Our car sharing club is working to implement a smart system in our vehicles which will allow access via RFID-cards, and which will record milage for the booking and billing system.
We are using a tracker unit (http://flextrack.dk/en/products/tracking-devices/lommy-pro-ii.html which has a relatively low power consumption, but unfortunately not low enough.
We have found that if a car is left unused for 4-6 days the car battery is drained such that we cannot start the engine. This is not acceptable.
The tracker is in contact with our server over GSM/GPRS and we cannot switch it off since it must be available to receive information about new reservations and to act on RFID signals from users.
The tracker has a an internal 1.1Ah 3.7V Lithium-ion battery which will keep the unit running for around 5-6 hrs, so I suspect that our main problem has to do with the charging circuit being "greedy" and not energy saving.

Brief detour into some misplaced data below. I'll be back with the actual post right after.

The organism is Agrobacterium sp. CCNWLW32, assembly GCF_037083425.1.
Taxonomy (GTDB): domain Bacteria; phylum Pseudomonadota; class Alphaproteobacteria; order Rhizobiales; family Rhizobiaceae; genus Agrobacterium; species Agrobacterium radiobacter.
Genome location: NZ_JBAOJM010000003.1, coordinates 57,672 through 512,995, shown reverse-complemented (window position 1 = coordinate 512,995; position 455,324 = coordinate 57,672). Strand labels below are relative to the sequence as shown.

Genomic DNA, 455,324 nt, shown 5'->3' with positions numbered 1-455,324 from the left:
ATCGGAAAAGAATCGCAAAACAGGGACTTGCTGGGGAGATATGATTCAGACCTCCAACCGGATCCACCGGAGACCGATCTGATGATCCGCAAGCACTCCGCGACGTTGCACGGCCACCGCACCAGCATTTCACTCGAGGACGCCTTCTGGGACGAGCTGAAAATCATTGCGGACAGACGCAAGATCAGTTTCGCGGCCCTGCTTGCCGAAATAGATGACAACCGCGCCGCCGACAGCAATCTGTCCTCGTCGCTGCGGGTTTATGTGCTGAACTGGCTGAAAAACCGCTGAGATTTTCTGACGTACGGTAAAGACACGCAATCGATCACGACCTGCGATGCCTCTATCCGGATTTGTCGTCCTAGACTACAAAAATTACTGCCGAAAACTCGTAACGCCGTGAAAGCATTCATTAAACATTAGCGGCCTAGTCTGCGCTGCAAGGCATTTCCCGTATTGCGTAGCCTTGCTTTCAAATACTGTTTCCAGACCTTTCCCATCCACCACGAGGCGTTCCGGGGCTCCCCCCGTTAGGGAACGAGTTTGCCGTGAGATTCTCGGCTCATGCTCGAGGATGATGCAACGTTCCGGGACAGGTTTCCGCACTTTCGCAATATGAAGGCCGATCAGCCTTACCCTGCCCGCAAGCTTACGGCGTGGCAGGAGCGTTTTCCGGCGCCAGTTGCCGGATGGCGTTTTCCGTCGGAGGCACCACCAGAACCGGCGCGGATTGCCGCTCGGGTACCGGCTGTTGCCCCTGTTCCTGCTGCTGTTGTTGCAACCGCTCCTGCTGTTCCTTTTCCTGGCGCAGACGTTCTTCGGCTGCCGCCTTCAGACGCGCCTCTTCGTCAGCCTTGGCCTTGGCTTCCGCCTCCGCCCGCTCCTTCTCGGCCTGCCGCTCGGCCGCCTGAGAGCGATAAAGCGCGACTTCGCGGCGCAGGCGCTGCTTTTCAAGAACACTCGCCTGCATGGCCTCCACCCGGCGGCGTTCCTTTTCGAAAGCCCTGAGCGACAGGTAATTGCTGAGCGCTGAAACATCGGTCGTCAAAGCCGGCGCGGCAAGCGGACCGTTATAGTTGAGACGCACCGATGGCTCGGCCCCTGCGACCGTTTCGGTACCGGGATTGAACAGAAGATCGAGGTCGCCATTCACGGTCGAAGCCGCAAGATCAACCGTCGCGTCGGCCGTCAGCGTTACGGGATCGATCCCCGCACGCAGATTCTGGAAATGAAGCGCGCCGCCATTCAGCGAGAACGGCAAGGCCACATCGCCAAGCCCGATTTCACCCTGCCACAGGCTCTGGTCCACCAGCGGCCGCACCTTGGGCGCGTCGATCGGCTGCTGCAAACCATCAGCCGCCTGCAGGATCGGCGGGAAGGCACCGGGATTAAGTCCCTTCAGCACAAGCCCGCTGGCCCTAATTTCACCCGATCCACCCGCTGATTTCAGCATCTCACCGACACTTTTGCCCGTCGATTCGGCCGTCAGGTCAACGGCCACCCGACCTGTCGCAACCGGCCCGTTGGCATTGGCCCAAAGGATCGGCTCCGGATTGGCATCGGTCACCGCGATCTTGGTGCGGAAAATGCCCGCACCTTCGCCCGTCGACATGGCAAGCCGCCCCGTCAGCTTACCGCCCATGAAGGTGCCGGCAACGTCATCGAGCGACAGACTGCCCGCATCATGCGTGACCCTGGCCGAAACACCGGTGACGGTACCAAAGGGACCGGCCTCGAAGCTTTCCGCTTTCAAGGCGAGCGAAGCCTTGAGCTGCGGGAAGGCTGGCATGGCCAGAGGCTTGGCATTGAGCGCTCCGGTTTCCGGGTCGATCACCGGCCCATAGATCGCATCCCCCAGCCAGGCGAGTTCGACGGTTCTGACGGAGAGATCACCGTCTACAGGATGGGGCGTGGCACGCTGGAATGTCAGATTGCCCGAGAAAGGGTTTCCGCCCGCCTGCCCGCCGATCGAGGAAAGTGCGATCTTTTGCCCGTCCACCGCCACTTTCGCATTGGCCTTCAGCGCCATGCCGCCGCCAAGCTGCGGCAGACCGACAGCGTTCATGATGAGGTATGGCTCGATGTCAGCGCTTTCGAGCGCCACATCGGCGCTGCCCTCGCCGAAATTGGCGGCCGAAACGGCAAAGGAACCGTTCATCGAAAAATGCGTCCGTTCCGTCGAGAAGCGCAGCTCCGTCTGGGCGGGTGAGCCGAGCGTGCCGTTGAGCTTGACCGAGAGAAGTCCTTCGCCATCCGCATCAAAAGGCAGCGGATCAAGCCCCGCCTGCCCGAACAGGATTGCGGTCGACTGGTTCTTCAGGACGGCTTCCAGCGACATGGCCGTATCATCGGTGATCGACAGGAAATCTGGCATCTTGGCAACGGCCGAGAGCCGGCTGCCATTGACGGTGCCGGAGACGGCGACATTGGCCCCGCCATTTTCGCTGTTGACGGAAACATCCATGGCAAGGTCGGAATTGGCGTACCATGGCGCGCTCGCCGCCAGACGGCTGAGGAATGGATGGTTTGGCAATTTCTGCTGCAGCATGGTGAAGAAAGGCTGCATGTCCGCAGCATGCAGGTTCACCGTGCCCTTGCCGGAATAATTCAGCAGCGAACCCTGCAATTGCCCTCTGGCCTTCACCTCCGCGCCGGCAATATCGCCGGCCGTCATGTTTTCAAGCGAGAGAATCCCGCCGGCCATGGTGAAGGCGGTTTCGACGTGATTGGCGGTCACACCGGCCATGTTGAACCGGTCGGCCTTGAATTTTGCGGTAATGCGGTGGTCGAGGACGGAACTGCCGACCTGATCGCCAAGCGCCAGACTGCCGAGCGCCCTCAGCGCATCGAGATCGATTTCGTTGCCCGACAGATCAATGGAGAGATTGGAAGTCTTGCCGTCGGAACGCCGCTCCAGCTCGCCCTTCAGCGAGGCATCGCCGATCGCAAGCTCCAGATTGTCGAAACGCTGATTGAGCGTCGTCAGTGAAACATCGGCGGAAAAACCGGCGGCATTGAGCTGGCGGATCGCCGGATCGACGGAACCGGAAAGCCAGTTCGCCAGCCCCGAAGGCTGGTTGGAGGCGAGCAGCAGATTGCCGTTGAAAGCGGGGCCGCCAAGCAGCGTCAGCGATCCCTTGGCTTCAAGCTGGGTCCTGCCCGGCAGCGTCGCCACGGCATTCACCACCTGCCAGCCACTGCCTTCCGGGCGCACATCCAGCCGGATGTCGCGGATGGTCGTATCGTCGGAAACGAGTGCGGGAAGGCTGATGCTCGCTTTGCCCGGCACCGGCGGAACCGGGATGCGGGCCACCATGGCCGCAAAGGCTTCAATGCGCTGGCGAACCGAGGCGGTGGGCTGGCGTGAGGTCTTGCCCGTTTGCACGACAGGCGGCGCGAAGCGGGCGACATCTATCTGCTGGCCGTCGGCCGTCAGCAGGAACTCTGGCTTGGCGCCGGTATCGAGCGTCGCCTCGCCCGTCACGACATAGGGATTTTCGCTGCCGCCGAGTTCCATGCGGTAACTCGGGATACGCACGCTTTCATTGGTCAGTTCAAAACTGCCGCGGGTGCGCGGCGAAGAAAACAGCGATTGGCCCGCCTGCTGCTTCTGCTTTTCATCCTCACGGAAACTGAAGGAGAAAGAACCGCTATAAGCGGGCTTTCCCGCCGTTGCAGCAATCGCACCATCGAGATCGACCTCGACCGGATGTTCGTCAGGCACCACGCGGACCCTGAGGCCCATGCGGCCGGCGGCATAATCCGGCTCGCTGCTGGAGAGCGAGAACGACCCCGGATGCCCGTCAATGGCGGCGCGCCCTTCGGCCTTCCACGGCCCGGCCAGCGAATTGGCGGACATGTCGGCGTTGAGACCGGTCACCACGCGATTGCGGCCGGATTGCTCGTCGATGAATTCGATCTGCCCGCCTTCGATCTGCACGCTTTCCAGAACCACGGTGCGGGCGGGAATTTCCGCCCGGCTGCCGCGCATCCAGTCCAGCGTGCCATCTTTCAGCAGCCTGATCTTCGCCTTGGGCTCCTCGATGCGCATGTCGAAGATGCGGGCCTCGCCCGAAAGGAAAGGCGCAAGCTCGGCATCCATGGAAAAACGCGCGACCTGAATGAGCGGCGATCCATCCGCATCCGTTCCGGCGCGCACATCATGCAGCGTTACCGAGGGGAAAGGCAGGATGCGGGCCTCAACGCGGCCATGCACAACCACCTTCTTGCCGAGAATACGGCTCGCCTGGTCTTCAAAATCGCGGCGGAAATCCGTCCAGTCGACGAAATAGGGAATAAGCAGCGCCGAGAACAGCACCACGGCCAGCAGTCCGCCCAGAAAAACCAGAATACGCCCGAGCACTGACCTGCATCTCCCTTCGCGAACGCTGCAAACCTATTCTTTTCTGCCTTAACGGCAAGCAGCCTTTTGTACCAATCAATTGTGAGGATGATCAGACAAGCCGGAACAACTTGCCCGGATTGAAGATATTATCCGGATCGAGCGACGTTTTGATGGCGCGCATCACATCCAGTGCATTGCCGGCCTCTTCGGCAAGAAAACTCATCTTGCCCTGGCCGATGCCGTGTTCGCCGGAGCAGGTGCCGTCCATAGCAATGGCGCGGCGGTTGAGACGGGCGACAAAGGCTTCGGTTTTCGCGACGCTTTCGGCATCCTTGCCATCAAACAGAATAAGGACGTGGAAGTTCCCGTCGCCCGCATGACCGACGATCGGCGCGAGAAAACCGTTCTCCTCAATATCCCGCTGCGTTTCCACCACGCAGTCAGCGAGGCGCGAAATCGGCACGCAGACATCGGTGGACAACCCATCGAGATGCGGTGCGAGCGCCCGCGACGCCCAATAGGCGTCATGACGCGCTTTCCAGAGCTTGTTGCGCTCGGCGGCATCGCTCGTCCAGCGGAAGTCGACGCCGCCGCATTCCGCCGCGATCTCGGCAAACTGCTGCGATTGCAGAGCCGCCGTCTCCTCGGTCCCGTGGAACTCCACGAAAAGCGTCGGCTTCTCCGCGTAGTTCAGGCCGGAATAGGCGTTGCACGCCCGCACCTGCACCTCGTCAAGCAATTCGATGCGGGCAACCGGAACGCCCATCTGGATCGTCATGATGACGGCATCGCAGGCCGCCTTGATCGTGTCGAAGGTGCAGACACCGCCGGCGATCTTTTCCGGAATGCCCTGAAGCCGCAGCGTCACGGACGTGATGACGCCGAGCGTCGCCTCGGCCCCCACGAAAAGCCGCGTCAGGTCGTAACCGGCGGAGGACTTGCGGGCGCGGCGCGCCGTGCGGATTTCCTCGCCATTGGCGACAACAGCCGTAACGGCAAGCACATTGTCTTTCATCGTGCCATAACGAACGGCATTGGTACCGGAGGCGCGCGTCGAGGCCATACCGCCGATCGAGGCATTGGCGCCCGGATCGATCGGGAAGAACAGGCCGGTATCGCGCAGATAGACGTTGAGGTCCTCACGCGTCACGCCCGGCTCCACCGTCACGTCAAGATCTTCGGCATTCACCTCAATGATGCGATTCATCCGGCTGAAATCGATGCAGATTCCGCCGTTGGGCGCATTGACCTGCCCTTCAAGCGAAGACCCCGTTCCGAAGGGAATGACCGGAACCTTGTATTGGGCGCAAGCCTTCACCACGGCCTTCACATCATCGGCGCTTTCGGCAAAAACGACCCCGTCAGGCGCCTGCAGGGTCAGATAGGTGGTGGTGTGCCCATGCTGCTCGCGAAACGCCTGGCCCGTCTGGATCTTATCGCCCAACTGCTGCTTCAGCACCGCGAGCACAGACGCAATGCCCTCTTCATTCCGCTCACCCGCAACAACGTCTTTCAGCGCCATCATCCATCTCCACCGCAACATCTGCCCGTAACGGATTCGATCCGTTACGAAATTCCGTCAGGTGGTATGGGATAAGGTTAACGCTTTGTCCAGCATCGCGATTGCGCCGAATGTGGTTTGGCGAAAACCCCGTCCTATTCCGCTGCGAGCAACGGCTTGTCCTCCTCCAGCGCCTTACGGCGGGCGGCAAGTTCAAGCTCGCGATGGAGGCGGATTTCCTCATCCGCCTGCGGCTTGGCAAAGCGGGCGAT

Without trying to hack into the tracker, my plan is to put a timer switch on the external power supply from the car battery to the tracker. I would like a simple circuit which, when the ignition is turned off, would connect/disconnect power for e.g. 10min/60min.
I will do some tests to establish the actual on/off durations required to keep the tracker alive. My expectation is that this will reduce the overhead consumption of the tracker charging circuit, and ensure that it feed most of the power from the car battery into the internal battery in the tracker.
If possible, I would prefer to use simple discrete components tuned to the on/off periods instead of a microcontroller.